Treatment with abemaciclib led to potent cell-cycle arrest in patients with HR+/HER2 early breast cancer. Complete cell-cycle arrest was achieved in most patients after 2 weeks of treatment with abemaciclib either alone or in combination with anastrozole as compared with anastrozole alone, supporting the notion that a cell-cycle inhibitor such as a CDK4/6 inhibitor is important in potent cell-cycle arrest and antitumor activity in HR+/HER2 breast cancer. Ki67 and gene expression analysis identified tumors that may benefit most from abemaciclib plus anastrozole. In this study, baseline expression of CCAGs including CCNE1 did not predict response to treatment; however, early changes in CCAG expression from baseline to 2 weeks correlated with Ki67 response. Therefore, gene expression assessment before and on-treatment could potentially be utilized to identify and select patients who may derive the most benefit from the addition of a CDK4/6 inhibitor to ET.

This study adds further credence for continued treatment with a CDK4/6 inhibitor to maintain cell-cycle inhibition. Among patients with CCCA response at 2 weeks, Ki67 expression rebounded at EOT mainly in patients who discontinued abemaciclib and anastrozole for more than 4 days prior to the EOT biopsy. In contrast, the majority of patients who remained on abemaciclib and anastrozole on the day of biopsy did not exhibit a rebound in Ki67. Three patients' tumors, however, demonstrated a numerical increase in EOT Ki67 (Ki67: 34% → 0.1% → 12%; Ki67: 29% → 2% → 3%; Ki67: 13% → 3% → 4%) despite remaining on study treatment on the day of biopsy. The mechanism and clinical significance of this increase is unclear but the possibility of acquired resistance between 2 and 16 weeks of therapy cannot be excluded. The observation of Ki67 rebound upon discontinuation of a CDK4/6 inhibitor is in line with previously reported data from the neoadjuvant study of palbociclib (NeoPalAna), showing the antiproliferative effect measured by Ki67 decrease was reversible after patients stopped palbociclib treatment but continued ET until surgery (27). In aggregate, these data suggest that continuous CDK4/6 inhibition is important in maintaining antiproliferative effects in cancer cells.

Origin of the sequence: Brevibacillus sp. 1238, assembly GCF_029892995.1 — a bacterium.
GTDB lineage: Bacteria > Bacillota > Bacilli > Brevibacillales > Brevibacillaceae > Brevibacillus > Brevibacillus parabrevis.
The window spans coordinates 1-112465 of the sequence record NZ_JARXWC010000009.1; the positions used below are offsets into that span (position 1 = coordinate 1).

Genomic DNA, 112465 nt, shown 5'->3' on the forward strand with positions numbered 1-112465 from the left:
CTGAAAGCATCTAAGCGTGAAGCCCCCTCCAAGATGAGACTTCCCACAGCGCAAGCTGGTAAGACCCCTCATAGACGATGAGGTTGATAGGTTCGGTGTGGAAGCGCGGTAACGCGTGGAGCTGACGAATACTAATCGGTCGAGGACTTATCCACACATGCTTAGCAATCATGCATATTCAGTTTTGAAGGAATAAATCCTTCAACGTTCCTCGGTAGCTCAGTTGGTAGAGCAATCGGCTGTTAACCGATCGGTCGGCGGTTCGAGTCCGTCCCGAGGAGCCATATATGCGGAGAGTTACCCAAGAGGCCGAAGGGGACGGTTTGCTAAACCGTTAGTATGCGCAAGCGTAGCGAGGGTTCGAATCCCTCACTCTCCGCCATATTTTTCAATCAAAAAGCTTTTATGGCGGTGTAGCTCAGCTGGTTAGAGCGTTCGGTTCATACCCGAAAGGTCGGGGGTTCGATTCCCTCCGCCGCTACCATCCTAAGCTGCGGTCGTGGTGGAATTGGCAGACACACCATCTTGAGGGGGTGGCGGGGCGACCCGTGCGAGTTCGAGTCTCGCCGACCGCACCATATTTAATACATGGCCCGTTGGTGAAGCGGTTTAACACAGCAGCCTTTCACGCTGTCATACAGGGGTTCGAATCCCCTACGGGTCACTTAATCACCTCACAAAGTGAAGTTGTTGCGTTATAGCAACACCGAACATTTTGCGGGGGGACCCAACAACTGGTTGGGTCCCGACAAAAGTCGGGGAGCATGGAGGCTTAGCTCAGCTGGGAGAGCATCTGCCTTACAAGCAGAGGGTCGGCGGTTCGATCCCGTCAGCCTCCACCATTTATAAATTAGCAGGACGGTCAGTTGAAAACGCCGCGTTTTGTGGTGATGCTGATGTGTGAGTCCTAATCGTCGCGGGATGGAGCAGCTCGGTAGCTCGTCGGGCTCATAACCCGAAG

Analyses of gene expression changes after therapy confirmed the ability of abemaciclib, anastrozole, and the combination to downregulate genes associated with cell cycle and estrogen signaling. We did not detect any histologic changes in the evaluation of TILs in tumors across treatment arms after 2 or 16 weeks of treatment. However, interrogation of gene expression using RNA-seq in a limited dataset revealed an upregulation of inflammatory and T cell–related pathways following abemaciclib plus anastrozole treatment. The effects on these pathways (PD-1 signaling, IFNγ, and allograft rejection) are similar to those previously reported (15, 16, 27). It is unclear why 2 weeks of abemaciclib or anastrozole monotherapy followed by 14 weeks of combination therapy did not demonstrate the same effects at EOT as the combination arm since all patients received 14 weeks of abemaciclib plus anastrozole. Further study is needed to explore this observation, as well as the effect of sequencing of therapy with CDK4/6 inhibitors and ET. The observation that treatment did not increase stroma TILs despite enhancement of the immune response genes suggests abemaciclib plus anastrozole treatment may lead to increased immune activation in the tumor immune environment through activation of available TILs rather than through TIL proliferation. These clinical data are consistent with the immune-modulating potential of abemaciclib plus anastrozole previously described preclinically in in vitro and in vivo (15, 16). Given the limited sample size available from the current exploratory biomarker analyses, these data should be interpreted with caution, and further studies are warranted to confirm the translational biomarker observations.